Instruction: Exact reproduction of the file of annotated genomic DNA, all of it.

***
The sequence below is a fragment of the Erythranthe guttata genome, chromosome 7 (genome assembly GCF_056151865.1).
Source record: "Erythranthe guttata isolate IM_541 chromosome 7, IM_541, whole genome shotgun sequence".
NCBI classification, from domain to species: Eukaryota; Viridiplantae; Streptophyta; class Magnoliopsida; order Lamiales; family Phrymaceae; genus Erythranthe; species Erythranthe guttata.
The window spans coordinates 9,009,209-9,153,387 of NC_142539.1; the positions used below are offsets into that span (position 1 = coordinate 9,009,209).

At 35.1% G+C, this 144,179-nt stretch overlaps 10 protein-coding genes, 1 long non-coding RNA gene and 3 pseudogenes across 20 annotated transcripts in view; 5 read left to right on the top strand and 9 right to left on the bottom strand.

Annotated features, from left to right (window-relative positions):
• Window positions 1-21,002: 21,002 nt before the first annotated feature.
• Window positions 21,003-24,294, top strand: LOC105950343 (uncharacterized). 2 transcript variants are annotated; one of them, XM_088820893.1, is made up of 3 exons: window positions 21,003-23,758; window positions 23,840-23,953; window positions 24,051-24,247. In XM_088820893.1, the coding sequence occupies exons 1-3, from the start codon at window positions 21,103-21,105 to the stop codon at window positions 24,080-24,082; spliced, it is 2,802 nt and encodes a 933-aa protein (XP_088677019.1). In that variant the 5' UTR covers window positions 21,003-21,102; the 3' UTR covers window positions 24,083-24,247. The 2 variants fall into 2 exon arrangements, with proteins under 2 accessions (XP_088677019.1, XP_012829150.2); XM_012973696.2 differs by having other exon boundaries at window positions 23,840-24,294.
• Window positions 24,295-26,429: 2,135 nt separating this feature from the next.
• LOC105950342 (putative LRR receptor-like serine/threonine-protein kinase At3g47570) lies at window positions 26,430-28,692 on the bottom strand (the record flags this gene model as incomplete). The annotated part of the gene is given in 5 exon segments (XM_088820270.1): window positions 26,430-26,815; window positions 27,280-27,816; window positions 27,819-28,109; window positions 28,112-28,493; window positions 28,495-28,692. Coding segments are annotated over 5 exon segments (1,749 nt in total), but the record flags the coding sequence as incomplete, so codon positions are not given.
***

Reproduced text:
The sequence below is a fragment of the Erythranthe guttata genome, chromosome 7 (genome assembly GCF_056151865.1).
Source record: "Erythranthe guttata isolate IM_541 chromosome 7, IM_541, whole genome shotgun sequence".
NCBI classification, from domain to species: Eukaryota; Viridiplantae; Streptophyta; class Magnoliopsida; order Lamiales; family Phrymaceae; genus Erythranthe; species Erythranthe guttata.
The window spans coordinates 9,009,209-9,153,387 of NC_142539.1; the positions used below are offsets into that span (position 1 = coordinate 9,009,209).

At 35.1% G+C, this 144,179-nt stretch overlaps 10 protein-coding genes, 1 long non-coding RNA gene and 3 pseudogenes across 20 annotated transcripts in view; 5 read left to right on the top strand and 9 right to left on the bottom strand.

Annotated features, from left to right (window-relative positions):
• Window positions 1-21,002: 21,002 nt before the first annotated feature.
• Window positions 21,003-24,294, top strand: LOC105950343 (uncharacterized). 2 transcript variants are annotated; one of them, XM_088820893.1, is made up of 3 exons: window positions 21,003-23,758; window positions 23,840-23,953; window positions 24,051-24,247. In XM_088820893.1, the coding sequence occupies exons 1-3, from the start codon at window positions 21,103-21,105 to the stop codon at window positions 24,080-24,082; spliced, it is 2,802 nt and encodes a 933-aa protein (XP_088677019.1). In that variant the 5' UTR covers window positions 21,003-21,102; the 3' UTR covers window positions 24,083-24,247. The 2 variants fall into 2 exon arrangements, with proteins under 2 accessions (XP_088677019.1, XP_012829150.2); XM_012973696.2 differs by having other exon boundaries at window positions 23,840-24,294.
• Window positions 24,295-26,429: 2,135 nt separating this feature from the next.
• LOC105950342 (putative LRR receptor-like serine/threonine-protein kinase At3g47570) lies at window positions 26,430-28,692 on the bottom strand (the record flags this gene model as incomplete). The annotated part of the gene is given in 5 exon segments (XM_088820270.1): window positions 26,430-26,815; window positions 27,280-27,816; window positions 27,819-28,109; window positions 28,112-28,493; window positions 28,495-28,692. Coding segments are annotated over 5 exon segments (1,749 nt in total), but the record flags the coding sequence as incomplete, so codon positions are not given.